2. Setup--Ensuring the requirements are known and the tool is correctly configured. Multiple media types and varying standards are just some of the complexities affecting setup. Often frontline technicians either need to wait for a particular expert to set up the tool, or risk making errors that require rework.
  3. Testing--It can always be faster, but current testers' speed is such that the ability to gain a significant advantage in this part of the process is limited. Greater gains can be had elsewhere.
  4. Troubleshooting--Varying technician skill-level, or the very lack of familiarity with certain installation types or standards, often mean project delays until the required expertise is available.
  5. Reporting--The bane of the installation in many ways. It is increasingly complex, with multiple testers, teams, standards and test regimes involved. Generating the correct reports is a time-consuming process when all goes correctly. But this is also the point at which errors and oversights from earlier in the process become apparent, causing delays.
  6. System acceptance--A growing challenge for customers. Installers who are quite familiar with cabling can be overwhelmed by the increasing complexity. End-user customers, especially those not as familiar with cabling, easily can be overwhelmed by multiple complex reports, varying test regimes and more factors.

Certification's future

One possible answer to today's demanding requirements is to add more expert project managers to the process. They could apply the insight, training and oversight needed to eliminate errors and improve efficiency. This option, however, is not economically feasible in many circumstances. In those cases, another solution is a testing tool that can help take on that role, managing the test process as well as the test itself.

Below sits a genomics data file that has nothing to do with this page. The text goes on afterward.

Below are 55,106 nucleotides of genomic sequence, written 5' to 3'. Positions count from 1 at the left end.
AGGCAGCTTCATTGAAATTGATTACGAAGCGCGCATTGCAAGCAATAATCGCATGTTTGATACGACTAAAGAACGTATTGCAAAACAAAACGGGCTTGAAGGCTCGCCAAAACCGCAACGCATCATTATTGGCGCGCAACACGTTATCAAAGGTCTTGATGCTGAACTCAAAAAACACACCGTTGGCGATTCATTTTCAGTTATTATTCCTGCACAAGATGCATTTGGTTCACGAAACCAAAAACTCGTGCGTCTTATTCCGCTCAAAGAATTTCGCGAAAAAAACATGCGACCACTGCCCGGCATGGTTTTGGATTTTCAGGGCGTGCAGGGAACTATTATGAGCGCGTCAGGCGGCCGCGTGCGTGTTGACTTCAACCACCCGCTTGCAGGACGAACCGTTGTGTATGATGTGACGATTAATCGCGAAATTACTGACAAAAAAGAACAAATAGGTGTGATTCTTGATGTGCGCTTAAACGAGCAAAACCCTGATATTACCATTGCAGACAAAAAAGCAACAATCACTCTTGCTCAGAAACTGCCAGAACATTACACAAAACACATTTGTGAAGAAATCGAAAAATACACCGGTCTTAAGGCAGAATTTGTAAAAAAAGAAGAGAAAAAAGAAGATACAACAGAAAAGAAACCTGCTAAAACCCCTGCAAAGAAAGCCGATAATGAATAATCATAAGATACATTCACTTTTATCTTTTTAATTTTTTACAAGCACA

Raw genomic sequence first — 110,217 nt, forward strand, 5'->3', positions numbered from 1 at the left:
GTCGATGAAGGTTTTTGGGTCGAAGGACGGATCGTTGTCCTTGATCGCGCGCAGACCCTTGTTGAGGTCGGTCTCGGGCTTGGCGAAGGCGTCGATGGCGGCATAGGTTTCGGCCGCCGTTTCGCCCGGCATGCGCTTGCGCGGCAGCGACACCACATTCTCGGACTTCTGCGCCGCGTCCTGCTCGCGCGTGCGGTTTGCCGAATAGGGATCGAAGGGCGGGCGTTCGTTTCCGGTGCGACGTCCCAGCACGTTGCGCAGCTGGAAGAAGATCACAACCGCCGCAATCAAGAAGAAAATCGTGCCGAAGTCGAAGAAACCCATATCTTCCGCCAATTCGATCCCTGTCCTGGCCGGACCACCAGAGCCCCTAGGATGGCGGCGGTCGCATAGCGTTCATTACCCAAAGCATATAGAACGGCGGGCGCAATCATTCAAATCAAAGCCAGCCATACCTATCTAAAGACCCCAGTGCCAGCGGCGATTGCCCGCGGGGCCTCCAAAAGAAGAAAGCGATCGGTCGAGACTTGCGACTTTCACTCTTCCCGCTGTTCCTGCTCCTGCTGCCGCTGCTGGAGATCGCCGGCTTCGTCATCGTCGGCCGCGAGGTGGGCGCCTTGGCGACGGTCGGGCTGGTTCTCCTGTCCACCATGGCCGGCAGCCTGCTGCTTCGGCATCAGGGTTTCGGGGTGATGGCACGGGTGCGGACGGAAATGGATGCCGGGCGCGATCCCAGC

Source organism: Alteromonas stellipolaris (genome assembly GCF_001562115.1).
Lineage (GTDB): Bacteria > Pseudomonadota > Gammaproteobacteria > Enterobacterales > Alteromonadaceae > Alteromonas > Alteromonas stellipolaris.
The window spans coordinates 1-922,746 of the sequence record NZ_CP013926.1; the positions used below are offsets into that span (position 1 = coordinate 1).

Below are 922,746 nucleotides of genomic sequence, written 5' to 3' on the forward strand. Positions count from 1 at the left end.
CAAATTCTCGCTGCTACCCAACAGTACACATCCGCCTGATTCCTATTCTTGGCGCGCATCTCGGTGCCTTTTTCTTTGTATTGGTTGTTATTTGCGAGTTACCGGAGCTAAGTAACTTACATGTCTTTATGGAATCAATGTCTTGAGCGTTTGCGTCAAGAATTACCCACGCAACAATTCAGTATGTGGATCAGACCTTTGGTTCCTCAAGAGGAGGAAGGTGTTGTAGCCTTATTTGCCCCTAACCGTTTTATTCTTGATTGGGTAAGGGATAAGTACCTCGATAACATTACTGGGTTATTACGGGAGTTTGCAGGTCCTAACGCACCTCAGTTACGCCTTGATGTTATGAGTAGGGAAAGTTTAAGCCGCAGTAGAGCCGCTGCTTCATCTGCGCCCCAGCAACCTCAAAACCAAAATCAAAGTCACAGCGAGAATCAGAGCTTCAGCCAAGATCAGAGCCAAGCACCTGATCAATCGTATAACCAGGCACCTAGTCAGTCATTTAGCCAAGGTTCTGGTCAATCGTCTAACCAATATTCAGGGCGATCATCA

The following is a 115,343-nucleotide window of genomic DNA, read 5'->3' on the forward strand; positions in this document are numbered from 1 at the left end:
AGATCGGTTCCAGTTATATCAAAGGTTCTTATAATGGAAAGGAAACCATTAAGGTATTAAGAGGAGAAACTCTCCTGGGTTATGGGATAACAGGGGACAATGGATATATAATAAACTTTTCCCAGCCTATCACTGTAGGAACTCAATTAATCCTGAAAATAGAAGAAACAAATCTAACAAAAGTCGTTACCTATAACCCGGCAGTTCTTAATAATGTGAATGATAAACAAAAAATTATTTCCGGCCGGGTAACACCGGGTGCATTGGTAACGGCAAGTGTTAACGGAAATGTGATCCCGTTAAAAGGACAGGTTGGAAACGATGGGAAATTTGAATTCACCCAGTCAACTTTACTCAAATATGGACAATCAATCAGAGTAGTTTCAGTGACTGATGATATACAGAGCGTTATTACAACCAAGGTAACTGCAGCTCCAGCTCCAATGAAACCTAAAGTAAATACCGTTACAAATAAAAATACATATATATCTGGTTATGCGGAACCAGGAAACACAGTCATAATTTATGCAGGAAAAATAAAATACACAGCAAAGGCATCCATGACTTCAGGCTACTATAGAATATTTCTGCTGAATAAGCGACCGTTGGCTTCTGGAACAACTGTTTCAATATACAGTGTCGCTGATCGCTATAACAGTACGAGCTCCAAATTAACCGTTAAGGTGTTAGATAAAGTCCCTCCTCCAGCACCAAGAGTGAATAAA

A test solution with these capabilities is more agile, has the ability to address all six steps in the certification process, and can manage multiple testing scenarios. To solve the multiple challenges that exist in today's certification environment, a tool will need to be built from the ground up for the "multi" environment. If it is built that way, it can help project managers and technicians meet the evolving challenges associated with cable certification. ::

Editor's Note: This article is derived from the white paper entitled "The New Normal: Multi-Everything--The State of the Cabling Certification Industry." That paper was written in support of Fluke Networks' launch of its Versiv family of copper and fiber-optic certification tools. The unedited white paper is available at www.flukenetworks.com.

Jason Wilbur is vice president and general manager of Fluke Networks' data-communications installer business unit (www.flukenetworks.com).